PHOENIX — Sen. John McCain will end his presidential campaign today in the state where he has been a favorite son since he was first elected to Congress in 1982.

If the campaign of Sen. Barack Obama has its way, though, McCain may not feel so comfortable here in his home state tonight. Obama’s campaign hopes to put Arizona in play as part of a wider effort to challenge McCain in states that President George W. Bush ’68 carried in the past two presidential elections.

For his part, McCain began his Tuesday at midnight, with a rally on the steps of the courthouse in Prescott, the small Arizona city where Barry Goldwater started and ended his bid for the presidency in 1964 and where McCain has finished each of his four Senate campaigns.

From there, according to information released by his campaign, the Republican candidate will get a few hours of sleep followed by a brief rally at an airport hangar in Grand Junction, Colo. He will spend the rest of the day in the West, finishing the day here in the Valley to vote and watch the election returns.

Obama has not visited McCain’s home state recently, but his campaign has bought ad time here over the last week as polls have shown a tightening race. The liberal organization also purchased ad time in Arizona; its 30-second spot shows a military veteran who says, “I am a lifelong Republican, and I’m voting for Barack Obama.”

In a letter to supporters, Obama’s national field director, Jon Carson, tried to rally the support of Arizonians longing for change.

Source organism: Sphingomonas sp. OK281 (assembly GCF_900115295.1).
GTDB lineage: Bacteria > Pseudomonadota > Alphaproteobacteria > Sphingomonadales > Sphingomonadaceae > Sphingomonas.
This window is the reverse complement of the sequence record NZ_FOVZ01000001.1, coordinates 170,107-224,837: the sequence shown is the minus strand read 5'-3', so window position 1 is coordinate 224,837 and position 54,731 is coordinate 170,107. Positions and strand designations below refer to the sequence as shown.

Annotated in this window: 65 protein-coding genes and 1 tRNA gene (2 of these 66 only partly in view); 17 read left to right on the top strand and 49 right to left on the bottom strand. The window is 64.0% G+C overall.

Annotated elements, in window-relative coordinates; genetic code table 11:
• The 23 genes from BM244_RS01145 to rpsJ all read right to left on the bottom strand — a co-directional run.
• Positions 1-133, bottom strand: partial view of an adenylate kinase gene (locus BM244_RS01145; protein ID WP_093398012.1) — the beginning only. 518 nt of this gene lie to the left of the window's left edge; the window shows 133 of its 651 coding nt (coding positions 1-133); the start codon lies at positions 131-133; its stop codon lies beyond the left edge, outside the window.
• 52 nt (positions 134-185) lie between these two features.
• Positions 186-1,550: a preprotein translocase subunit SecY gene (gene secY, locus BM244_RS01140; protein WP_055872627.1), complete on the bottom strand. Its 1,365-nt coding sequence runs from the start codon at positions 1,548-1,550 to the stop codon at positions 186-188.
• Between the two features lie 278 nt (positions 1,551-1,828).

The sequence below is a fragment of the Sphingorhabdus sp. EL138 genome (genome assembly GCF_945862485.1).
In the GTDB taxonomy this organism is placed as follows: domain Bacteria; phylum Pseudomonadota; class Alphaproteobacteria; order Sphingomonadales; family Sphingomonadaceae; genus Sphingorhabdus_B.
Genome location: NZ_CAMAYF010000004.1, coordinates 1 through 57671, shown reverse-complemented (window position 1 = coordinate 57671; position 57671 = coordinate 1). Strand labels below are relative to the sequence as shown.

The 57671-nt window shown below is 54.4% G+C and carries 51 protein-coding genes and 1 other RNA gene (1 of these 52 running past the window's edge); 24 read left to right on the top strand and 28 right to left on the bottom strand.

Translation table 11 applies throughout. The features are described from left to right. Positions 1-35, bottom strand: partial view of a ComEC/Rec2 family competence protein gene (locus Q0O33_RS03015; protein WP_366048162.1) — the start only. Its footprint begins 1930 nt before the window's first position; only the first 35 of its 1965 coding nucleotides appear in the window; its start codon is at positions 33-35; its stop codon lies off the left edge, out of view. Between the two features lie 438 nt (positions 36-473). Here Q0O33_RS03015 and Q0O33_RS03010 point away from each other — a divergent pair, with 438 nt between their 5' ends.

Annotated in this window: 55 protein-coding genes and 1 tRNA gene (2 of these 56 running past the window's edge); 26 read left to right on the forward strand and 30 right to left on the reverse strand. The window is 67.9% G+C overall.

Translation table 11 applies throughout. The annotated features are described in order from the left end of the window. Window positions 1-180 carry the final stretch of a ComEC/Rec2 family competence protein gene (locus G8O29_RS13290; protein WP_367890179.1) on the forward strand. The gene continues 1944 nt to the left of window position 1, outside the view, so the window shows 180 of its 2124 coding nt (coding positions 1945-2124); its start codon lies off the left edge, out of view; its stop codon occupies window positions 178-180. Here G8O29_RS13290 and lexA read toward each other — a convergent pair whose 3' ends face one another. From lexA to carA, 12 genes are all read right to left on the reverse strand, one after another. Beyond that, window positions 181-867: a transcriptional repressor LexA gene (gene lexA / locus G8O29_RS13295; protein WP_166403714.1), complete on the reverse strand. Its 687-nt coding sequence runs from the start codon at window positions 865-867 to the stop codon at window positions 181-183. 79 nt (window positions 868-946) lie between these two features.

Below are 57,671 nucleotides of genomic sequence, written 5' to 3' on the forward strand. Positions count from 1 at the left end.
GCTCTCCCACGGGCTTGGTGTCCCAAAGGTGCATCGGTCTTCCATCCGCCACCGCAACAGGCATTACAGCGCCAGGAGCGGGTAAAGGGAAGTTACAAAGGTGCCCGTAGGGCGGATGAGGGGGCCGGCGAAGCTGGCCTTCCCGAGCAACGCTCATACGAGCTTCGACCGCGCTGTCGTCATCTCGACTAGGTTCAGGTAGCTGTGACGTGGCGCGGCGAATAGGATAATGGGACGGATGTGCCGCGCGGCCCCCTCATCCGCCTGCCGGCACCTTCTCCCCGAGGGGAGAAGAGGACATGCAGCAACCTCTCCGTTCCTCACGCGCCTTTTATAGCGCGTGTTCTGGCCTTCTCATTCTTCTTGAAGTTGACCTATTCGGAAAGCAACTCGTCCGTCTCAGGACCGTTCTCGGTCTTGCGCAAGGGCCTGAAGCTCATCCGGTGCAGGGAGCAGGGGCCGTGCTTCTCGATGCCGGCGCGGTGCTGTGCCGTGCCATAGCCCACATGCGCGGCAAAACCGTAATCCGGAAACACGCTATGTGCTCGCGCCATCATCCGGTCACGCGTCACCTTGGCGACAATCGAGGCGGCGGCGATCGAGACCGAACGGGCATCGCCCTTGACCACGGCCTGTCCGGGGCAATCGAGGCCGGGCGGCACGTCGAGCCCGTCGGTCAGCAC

“[McCain] should have a comfortable lead with voters who’ve known him for nearly three decades,” Carson wrote. “That says all you need to know about the strength of Barack’s message and the grassroots movement we’ve built.”

Obama’s surrogates have pointed repeatedly to an article in the Arizona Republic last week that called the race “neck and neck” and said McCain was “struggling in his own backyard.”

The article cited a poll by researchers at Arizona State University that showed McCain leading Obama by only two percentage points — 46 to 44. A more recent poll by the polling firm Research 2000 shows an even tighter race, with McCain leading 48 to 47. But four other polls conducted in the state over the last week put McCain ahead by four, five or as many seven percentage points.

Ironically, it was the same Arizona Republic, the newspaper in Arizona with the highest circulation, which prominently endorsed McCain in late October.

“Nowhere else in the country do voters know John McCain like Arizonans know John McCain,” the editorial board wrote.

Tonight, the nation will find out where Arizona stands on one of her own.